I taught statistics the summer that Kim and I got married.
People often confuse math with arithmetic. They think of what I do as just numbers. How boring. Math is not boring. It is pretty and creative. It helps you understand the world around you and invent new ones with different rules.
We chose to get married in August because we both were working and we were both in school. We figured we’d get married between the summer term and the fall semester.
That summer was pretty busy. Kim worked during the day and was putting in student hours in speech therapy in the afternoon and some evenings. That meant that I had to go over to her parents’ house every day to train our puppy.
I loved teaching statistics in the summer term.
Statistics is so much more than numbers. It can really come alive.
A lot of classes are so intense in the shortened time of the summer term but stats seems to come together when students see how everything fits together.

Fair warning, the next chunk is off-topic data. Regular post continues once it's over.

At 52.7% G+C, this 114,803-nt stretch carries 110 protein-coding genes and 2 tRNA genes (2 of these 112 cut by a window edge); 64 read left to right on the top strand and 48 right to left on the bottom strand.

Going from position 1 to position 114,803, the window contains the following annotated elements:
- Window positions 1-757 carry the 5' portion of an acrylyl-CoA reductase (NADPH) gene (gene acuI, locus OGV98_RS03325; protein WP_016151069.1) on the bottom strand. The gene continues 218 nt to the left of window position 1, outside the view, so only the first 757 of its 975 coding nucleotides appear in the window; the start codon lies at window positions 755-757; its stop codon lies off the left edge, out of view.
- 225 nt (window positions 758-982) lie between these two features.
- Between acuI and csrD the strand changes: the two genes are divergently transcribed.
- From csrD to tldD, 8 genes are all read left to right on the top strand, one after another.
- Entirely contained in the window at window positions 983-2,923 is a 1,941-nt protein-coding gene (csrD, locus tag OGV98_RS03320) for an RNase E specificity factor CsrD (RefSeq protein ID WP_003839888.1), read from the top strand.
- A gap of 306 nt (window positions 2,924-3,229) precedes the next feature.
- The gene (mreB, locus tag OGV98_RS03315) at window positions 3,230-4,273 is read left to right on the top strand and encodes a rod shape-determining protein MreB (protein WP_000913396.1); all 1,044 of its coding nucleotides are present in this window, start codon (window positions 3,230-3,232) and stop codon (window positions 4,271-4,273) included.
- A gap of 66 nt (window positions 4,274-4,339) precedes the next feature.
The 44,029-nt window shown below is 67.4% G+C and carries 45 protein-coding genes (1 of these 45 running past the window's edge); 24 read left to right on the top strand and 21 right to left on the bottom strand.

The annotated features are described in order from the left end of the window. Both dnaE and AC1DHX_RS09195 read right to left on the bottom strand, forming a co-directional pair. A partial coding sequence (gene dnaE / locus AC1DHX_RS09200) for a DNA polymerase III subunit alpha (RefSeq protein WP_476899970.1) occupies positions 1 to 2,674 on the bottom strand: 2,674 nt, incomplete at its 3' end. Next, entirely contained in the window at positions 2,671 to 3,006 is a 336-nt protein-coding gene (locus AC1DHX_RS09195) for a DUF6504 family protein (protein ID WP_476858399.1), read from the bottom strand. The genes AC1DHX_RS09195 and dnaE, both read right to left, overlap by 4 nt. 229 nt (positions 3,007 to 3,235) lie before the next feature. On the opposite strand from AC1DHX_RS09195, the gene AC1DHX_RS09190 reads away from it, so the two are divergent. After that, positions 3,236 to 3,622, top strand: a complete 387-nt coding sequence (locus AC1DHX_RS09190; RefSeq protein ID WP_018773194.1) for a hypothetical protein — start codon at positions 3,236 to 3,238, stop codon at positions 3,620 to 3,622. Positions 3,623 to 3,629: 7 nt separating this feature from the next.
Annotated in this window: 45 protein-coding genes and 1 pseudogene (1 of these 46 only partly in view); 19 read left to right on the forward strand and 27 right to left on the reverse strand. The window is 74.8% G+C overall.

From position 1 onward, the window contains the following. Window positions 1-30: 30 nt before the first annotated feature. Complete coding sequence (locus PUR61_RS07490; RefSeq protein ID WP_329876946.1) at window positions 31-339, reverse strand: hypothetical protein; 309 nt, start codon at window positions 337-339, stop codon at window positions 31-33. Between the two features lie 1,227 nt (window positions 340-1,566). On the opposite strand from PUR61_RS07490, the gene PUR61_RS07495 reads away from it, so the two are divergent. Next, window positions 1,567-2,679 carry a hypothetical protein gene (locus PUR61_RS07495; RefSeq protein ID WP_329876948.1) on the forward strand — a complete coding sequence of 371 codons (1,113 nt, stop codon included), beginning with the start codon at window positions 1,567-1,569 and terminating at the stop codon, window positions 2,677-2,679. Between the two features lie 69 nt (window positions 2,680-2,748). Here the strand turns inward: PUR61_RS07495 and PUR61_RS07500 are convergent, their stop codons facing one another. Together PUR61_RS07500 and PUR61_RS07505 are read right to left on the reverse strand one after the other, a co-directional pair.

That fall, Kim took Statistics at Case as part of her speech program. I taught a semester at Oberlin.
One night Kim was frowning over her homework.
“What?” I asked.
“I can’t show you,” she said.
“My teacher explicitly asked me not to show what we’re learning to you.”
“Yeah, she said ‘please don’t show this to your husband.”
“Is she afraid I’ll help you?”
“No, she’s embarrassed that the statistics we’re learning isn’t rigorous enough.”
Anyway, Maggie and I were driving together on the highway this weekend. It was our first time driving past the site where Kim was hit by the semi.
A car wandered into our lane.
It was on my right. I was clearly where the driver could see me. The car drifted closer and closer until it was over the line into our lane.
I honked the horn.
The driver glared at me and corrected back into his lane. Before long he started to drift the other way.
On the way home there was one of those signs that tells you how much time it will take to get to various landmarks. It also had some information about accidents and slowdowns ahead.
You’ve seen those signs.
“Click-it or ticket.”
“Don’t drive drunk.”
“The number of deaths this year on Ohio roads is…”
Numbers mean something different when you have a story for one of those deaths.
They don’t always help you understand the world around you though.
I’ve seen that sign for years. I don’t think I’ll look at it the same again.